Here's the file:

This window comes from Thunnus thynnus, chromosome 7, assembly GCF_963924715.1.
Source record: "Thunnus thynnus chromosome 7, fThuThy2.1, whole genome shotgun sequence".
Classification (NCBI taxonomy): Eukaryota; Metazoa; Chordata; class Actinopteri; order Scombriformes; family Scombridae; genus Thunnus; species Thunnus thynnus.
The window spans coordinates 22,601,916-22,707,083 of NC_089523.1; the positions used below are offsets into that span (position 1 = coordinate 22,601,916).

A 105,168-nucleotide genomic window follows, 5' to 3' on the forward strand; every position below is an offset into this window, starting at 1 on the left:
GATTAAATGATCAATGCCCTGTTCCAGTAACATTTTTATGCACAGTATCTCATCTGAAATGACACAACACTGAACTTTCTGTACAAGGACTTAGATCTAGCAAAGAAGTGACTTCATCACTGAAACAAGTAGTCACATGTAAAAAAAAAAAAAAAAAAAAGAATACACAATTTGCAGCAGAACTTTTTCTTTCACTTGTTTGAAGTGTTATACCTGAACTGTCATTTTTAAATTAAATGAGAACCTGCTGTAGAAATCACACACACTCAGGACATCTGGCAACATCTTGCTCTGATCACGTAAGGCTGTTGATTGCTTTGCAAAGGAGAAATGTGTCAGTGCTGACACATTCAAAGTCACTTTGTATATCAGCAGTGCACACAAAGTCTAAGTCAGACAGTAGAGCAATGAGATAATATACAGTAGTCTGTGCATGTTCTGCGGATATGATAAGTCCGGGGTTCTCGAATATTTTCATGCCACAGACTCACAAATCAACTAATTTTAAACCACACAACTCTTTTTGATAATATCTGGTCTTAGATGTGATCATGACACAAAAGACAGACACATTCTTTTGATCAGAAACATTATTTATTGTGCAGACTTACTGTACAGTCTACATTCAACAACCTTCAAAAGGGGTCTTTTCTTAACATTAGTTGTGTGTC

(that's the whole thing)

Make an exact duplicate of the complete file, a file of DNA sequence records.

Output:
This window comes from Thunnus thynnus, chromosome 7, assembly GCF_963924715.1.
Source record: "Thunnus thynnus chromosome 7, fThuThy2.1, whole genome shotgun sequence".
Classification (NCBI taxonomy): Eukaryota; Metazoa; Chordata; class Actinopteri; order Scombriformes; family Scombridae; genus Thunnus; species Thunnus thynnus.
The window spans coordinates 22,601,916-22,707,083 of NC_089523.1; the positions used below are offsets into that span (position 1 = coordinate 22,601,916).

A 105,168-nucleotide genomic window follows, 5' to 3' on the forward strand; every position below is an offset into this window, starting at 1 on the left:
GATTAAATGATCAATGCCCTGTTCCAGTAACATTTTTATGCACAGTATCTCATCTGAAATGACACAACACTGAACTTTCTGTACAAGGACTTAGATCTAGCAAAGAAGTGACTTCATCACTGAAACAAGTAGTCACATGTAAAAAAAAAAAAAAAAAAAAGAATACACAATTTGCAGCAGAACTTTTTCTTTCACTTGTTTGAAGTGTTATACCTGAACTGTCATTTTTAAATTAAATGAGAACCTGCTGTAGAAATCACACACACTCAGGACATCTGGCAACATCTTGCTCTGATCACGTAAGGCTGTTGATTGCTTTGCAAAGGAGAAATGTGTCAGTGCTGACACATTCAAAGTCACTTTGTATATCAGCAGTGCACACAAAGTCTAAGTCAGACAGTAGAGCAATGAGATAATATACAGTAGTCTGTGCATGTTCTGCGGATATGATAAGTCCGGGGTTCTCGAATATTTTCATGCCACAGACTCACAAATCAACTAATTTTAAACCACACAACTCTTTTTGATAATATCTGGTCTTAGATGTGATCATGACACAAAAGACAGACACATTCTTTTGATCAGAAACATTATTTATTGTGCAGACTTACTGTACAGTCTACATTCAACAACCTTCAAAAGGGGTCTTTTCTTAACATTAGTTGTGTGTC